Ever since I was a little kid, I loved to build things. When I was five, it was sand castle forts that were taller than me. When I was eight, it was a tree house. When I was eleven, it was a science fair experiment/simulation of an entire city getting washed away in erosion due to a levee dam failing (my first sign that I had the ability to pick up future trends?). At fourteen, it was a mortar made of cardboard with a potato as a projectile. You get the picture. . .
Oh dear, my right brain, I can't make it depart me. I love to make things, build things, and create things. While applauded as a child; my lack of anal analytical ability and rote memorization made me impossible in High School. Test taking was the name of the game; and I'm a lousy player.
For the kids who can't master the left brained test and thus can't get into college; yet love to assemble things together, the military industrial complex unfortunately satisfies their appeal of a deeply seeded human passion: the desire to build and construct. All of the technology present in the military, the ingenuity, the devices, etc. There’s so much to build, so much to maintain, and so much to operate. Sadly, this can seem like a playground to the many of us who love to play with gadgets; that sometimes we can forget what it's actually used for. . .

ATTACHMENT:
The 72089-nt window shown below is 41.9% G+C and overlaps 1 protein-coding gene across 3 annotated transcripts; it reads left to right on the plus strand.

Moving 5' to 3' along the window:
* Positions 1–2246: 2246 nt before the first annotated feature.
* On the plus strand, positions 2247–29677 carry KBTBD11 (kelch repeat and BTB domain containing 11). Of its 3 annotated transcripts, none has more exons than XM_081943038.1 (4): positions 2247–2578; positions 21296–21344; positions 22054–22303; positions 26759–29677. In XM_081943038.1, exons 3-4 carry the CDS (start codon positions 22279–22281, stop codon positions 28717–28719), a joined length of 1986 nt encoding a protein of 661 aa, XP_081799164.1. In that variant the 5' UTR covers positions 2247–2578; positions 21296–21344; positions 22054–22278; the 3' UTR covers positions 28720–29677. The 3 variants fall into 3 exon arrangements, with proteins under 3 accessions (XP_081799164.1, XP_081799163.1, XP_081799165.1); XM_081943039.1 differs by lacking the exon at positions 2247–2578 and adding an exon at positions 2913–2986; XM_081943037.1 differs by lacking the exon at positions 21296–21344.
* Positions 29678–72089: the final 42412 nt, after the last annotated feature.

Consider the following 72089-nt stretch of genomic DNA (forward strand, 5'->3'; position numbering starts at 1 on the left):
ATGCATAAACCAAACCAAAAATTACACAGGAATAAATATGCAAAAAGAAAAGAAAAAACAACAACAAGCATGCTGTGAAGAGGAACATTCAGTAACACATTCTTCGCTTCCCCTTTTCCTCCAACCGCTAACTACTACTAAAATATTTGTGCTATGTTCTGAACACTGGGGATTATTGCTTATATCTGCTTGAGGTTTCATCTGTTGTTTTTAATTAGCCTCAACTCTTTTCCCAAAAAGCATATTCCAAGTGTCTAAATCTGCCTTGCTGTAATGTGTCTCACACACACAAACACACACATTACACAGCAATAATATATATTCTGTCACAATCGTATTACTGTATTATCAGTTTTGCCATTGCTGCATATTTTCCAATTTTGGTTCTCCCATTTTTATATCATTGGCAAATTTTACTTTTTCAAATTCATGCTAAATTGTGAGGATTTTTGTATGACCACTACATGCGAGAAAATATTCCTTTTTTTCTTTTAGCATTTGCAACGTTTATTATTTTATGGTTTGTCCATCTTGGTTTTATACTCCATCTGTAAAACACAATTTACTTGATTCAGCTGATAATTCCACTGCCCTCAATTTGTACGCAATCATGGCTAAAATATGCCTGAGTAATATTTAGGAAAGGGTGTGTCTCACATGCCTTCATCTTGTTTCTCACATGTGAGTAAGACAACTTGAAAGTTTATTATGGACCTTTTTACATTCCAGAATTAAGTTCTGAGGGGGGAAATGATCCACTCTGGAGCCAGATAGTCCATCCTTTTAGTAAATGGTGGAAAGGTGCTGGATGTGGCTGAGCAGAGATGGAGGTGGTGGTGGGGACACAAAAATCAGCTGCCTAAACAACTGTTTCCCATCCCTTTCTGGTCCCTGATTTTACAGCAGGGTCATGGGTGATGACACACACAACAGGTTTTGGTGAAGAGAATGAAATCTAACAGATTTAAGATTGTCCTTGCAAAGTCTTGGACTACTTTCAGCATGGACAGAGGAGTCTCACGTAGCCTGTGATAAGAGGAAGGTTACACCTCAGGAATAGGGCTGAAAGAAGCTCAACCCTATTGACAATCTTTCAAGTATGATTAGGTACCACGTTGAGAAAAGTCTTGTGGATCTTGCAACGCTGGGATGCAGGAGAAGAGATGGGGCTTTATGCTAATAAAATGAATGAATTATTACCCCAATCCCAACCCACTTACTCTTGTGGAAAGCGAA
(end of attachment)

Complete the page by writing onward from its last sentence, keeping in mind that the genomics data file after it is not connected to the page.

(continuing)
The Desire to Compete. . .
The reality is people love to compete. Let's face it, we're addicted to competition. Humans love to compete in sports, in board games, in video games, in the classroom, etc. Don't get me wrong, I'm all for it! Healthy and fair competition is a good thing. I love competition. I love to win, and love to challenge myself when I lose.
Unfortunately, war is the most unhealthy and unfair competition around. Very rarely are the two sides evenly matched, and the loser dies, but it does still supply our passion as humans to compete none the less.
So there you have it; that's why mankind is addicted to the military industrial complex and to war. War supplies our three greatest passions: to create, to build, and to compete (by blowing up the other guy's sand castle). War also provides humanity's forth greatest passion: to have sex and to reproduce, because let's face it, according to history people have a lot of sex after the war is finished. So wars cause us to create, build, compete and reproduce. There's human evolution right there all summed up in a single sentence. Many scholars are arriving to the same conclusions: that war is necessary for human progress and evolution. However, is that so? Remember, correlation isn't always causation. . .